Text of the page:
19parents, teachers, school administrators, assessment experts,
20and regional superintendents of schools, state policy
21advocates, early childhood administrators, and other
22stakeholders, to review, on an ongoing basis, the content and
23design of the assessment, the collective results of the
24assessment as measured against kindergarten-readiness
25standards, and other issues involving the assessment as
26identified by the committee.



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1    The committee shall make periodic recommendations to the
2State Superintendent of Education and the General Assembly
3concerning the assessments.
4    (f) The State Board may adopt rules to implement and
5administer this Section.
6(Source: P.A. 101-654, eff. 3-8-21.)
7    (105 ILCS 5/22-90)
8    (Section scheduled to be repealed on February 1, 2023)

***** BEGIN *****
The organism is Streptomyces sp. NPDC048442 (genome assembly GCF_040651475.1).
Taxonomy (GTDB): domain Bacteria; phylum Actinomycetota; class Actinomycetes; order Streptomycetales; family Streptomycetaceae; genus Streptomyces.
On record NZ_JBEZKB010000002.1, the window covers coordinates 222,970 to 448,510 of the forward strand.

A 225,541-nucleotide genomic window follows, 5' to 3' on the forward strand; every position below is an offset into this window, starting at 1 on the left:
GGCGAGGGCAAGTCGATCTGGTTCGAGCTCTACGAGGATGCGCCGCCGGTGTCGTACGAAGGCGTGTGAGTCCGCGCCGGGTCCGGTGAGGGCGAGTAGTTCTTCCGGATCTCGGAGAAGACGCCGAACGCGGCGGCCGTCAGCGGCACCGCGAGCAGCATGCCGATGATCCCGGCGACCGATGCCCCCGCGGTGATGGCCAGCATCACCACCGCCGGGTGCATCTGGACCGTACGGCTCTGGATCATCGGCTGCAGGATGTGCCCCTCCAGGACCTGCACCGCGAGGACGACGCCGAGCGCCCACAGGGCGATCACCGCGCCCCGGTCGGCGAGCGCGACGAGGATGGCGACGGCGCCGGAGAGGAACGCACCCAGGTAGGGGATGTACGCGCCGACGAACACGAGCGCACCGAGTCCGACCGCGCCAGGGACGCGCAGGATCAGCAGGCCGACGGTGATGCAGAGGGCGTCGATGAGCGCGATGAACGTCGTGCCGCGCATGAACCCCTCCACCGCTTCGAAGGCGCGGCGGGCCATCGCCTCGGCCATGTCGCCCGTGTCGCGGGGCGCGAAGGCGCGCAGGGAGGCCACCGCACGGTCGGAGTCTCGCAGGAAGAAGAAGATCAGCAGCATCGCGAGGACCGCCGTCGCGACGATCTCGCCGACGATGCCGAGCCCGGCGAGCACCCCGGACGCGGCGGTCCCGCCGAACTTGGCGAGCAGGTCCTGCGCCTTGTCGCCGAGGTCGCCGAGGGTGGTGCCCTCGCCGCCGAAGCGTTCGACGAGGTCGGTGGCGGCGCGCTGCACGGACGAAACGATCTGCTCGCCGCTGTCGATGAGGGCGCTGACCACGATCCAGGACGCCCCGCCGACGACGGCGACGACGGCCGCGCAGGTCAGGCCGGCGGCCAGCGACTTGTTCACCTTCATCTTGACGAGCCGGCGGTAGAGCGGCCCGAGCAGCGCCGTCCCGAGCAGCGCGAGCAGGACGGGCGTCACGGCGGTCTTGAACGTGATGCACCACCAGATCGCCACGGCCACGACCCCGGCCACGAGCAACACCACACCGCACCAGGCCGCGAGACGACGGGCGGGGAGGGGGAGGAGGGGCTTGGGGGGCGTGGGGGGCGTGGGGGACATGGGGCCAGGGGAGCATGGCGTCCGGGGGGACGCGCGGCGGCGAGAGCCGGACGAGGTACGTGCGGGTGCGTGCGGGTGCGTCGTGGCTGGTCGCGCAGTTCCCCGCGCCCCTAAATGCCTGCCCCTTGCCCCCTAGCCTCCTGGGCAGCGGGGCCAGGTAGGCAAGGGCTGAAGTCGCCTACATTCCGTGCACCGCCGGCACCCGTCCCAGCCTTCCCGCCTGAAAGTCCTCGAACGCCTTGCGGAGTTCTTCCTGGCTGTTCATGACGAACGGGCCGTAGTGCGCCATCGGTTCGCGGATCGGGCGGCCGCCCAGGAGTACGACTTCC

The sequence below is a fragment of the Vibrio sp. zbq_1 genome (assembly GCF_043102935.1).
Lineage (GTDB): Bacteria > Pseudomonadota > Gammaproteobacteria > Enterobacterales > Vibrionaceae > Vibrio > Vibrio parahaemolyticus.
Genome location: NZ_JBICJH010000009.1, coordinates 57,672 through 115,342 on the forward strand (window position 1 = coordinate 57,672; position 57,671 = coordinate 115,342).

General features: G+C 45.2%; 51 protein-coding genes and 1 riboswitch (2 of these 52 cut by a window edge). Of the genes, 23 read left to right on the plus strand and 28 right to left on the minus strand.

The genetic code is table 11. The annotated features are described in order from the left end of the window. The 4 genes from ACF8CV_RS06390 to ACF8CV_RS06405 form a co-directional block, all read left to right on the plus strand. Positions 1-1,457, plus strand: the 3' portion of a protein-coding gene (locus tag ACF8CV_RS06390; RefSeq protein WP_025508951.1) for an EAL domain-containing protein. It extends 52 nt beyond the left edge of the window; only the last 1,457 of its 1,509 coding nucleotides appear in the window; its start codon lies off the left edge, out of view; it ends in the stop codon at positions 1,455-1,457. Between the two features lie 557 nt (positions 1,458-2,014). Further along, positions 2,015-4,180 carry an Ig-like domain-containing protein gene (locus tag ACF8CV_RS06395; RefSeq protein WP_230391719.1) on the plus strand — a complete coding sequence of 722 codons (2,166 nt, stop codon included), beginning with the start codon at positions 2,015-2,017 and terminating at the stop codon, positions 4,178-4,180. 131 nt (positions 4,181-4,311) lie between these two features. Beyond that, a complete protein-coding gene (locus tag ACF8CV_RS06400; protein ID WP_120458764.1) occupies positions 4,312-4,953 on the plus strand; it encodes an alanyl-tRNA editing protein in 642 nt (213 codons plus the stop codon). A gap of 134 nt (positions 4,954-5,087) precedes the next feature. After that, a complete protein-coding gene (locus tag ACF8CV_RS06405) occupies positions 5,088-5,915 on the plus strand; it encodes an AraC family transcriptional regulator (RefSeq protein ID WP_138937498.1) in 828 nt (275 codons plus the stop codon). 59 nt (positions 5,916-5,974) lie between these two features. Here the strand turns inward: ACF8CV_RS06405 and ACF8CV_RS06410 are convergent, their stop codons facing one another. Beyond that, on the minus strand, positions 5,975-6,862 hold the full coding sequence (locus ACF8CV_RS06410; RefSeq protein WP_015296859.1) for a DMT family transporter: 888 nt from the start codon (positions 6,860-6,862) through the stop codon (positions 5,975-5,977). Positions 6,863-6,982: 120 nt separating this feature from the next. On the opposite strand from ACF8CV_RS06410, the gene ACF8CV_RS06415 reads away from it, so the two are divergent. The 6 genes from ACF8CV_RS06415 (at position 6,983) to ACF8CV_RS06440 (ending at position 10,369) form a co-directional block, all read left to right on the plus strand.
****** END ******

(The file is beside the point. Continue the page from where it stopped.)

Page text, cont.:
9    Sec. 22-90. Whole Child Task Force.
10    (a) The General Assembly makes all of the following
12        (1) The COVID-19 pandemic has exposed systemic
13    inequities in American society. Students, educators, and
14    families throughout this State have been deeply affected
15    by the pandemic, and the impact of the pandemic will be
16    felt for years to come. The negative consequences of the
17    pandemic have impacted students and communities
18    differently along the lines of race, income, language, and
19    special needs. However, students in this State faced
20    significant unmet physical health, mental health, and
21    social and emotional needs even prior to the pandemic.
22        (2) The path to recovery requires a commitment from
23    adults in this State to address our students cultural,
24    physical, emotional, and mental health needs and to
25    provide them with stronger and increased systemic support



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1    and intervention.
2        (3) It is well documented that trauma and toxic stress
3    diminish a child's ability to thrive. Forms of childhood
4    trauma and toxic stress include adverse childhood
5    experiences, systemic racism, poverty, food and housing
6    insecurity, and gender-based violence. The COVID-19
7    pandemic has exacerbated these issues and brought them
8    into focus.
9        (4) It is estimated that, overall, approximately 40%